Jewish World Review Dec. 13, 1999 /4 Teves, 5760
Termite company not liable for termites?
DEAR BRUCE: I recently bought a house in Florida. After the closing, my wife discovered termites. The company that did the termite inspection says that they are not liable because the infestation was hidden behind wallpaper. The bank and title company say they have no recourse and recommend that I pay the pest company. -- TICKED NEAR TAMPA, via e-mail
DEAR TICKED: In your part of Florida, termites are an extraordinarily common problem. I am sure the termite inspection company had some kind of clause in their report that made them not liable for hidden damage. But the termites couldn't survive without getting down to the ground for moisture, and they would leave mud tunnels an expert should be able to find. I think their excuse is weak, and you should consider taking them to small-claims court.
DEAR BRUCE: I have just finished reading a step-by-step guide for beginners about how to get rich in the stock market. It says you should tell the broker what to do, not the other way around. It was interesting reading, but at the end, they try to sell you a course for $195. Is it worth it? -- K.J., Norristown, Pa.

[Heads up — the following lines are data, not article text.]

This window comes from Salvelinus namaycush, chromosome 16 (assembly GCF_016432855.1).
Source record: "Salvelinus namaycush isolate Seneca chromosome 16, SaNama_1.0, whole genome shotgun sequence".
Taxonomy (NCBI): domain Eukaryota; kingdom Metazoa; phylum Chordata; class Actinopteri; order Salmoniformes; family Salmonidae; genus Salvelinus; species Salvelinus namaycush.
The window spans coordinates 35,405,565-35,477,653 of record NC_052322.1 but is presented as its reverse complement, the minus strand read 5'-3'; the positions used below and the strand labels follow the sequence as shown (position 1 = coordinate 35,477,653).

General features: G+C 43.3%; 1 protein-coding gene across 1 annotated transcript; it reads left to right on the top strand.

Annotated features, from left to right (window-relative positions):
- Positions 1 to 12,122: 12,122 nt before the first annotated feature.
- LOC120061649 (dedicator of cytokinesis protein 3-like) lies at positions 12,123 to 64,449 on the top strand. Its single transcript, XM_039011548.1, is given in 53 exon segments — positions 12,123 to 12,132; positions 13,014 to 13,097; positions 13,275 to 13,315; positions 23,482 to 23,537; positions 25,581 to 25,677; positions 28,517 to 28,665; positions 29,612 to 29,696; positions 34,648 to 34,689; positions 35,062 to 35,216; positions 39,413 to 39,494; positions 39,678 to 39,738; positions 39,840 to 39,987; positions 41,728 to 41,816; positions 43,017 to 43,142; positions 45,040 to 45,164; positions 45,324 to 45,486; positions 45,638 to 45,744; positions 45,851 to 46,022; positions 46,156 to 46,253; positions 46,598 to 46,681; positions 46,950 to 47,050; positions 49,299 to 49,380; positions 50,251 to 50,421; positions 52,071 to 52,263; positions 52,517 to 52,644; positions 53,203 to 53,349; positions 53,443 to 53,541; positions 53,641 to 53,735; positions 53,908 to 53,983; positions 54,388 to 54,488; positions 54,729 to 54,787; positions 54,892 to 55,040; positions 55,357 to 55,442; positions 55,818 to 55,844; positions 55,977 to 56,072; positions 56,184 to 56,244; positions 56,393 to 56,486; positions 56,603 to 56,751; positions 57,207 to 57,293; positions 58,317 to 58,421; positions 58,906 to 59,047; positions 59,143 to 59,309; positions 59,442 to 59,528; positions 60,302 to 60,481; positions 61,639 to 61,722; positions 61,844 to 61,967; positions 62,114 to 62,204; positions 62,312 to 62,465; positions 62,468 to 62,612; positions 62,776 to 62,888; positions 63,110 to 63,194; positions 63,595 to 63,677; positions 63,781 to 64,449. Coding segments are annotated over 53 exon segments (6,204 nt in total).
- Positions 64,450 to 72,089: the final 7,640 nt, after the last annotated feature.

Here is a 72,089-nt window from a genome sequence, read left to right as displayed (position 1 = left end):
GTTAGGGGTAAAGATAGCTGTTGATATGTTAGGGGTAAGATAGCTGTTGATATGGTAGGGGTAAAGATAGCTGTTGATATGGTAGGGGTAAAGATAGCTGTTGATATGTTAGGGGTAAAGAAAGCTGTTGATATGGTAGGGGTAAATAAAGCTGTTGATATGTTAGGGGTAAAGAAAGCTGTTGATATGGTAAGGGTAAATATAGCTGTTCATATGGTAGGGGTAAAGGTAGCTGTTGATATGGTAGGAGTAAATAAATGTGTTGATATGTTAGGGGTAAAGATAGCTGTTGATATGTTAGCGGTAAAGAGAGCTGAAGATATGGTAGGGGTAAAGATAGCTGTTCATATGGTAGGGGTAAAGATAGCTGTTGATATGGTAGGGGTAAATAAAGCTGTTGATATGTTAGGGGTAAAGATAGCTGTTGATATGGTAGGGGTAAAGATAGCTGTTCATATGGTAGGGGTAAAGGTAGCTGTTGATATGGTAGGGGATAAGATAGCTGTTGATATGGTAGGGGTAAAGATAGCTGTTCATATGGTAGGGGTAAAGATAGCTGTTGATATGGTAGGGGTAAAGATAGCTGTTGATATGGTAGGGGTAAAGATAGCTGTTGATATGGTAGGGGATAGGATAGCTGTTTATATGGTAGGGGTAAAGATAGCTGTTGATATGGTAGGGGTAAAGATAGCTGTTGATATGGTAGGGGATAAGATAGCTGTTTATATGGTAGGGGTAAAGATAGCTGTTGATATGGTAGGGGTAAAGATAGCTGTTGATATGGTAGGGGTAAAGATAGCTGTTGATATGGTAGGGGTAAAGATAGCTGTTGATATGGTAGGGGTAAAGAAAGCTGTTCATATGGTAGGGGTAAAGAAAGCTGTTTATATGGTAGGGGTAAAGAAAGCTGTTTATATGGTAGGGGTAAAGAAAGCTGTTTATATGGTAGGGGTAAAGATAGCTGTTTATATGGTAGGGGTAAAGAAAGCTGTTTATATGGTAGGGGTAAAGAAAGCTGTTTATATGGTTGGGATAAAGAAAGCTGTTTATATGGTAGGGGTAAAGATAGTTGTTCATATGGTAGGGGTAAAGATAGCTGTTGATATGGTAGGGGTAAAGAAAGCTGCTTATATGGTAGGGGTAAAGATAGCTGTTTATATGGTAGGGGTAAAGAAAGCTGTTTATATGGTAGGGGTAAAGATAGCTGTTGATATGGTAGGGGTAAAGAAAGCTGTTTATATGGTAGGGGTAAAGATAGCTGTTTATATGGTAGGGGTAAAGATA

DEAR K.J.: If it's so easy to make millions of dollars, why in the world are they publishing this very valuable information for $195? I suspect there's a lot more money in selling courses than there is to be made in the marketplace. With those promises, would I spring for that sort of money? Not by the hair on your chinny-chin-chin.
DEAR BRUCE: Four years ago, my wife was seeing a gentleman. When he bought a car, she co-signed for him. After six months, he stopped making payments. The company took the car and sold it, leaving a balance of $6,000. She is now paying $75 a month under an arrangement she made with the company. Even though she didn't buy the car -- only co-signed for it -- is she still obligated to meet all of these payments? How long will this problem stay on our credit account? -- M.V., Vallejo, Calif.
DEAR M.V.: A co-signer is equally responsible to the company as the person purchasing the car. The reason they loaned money to this guy was because of her then-good credit. Unfortunately, unless she pays the loan off within the terms she agreed to, her credit will suffer. It may seem unjust that she's on the hook for $6,000, but that's when you realize that you have dynamite at your fingertips -- your signature. Unless you find the miscreant, I'm afraid she's stuck with the debt. You may be able to offer them a settlement -- if you gave them $2,000 or so in cash, they might accept
Send your questions to JWR contributor Bruce Williams by clicking here. (Questions of general interest will be answered in future columns. Owing to the volume of mail, personal replies cannot be provided.) Interested in buying or selling a house? Let Bruce Williams' "House Smart" be your guide. (Sales of the book help fund JWR).
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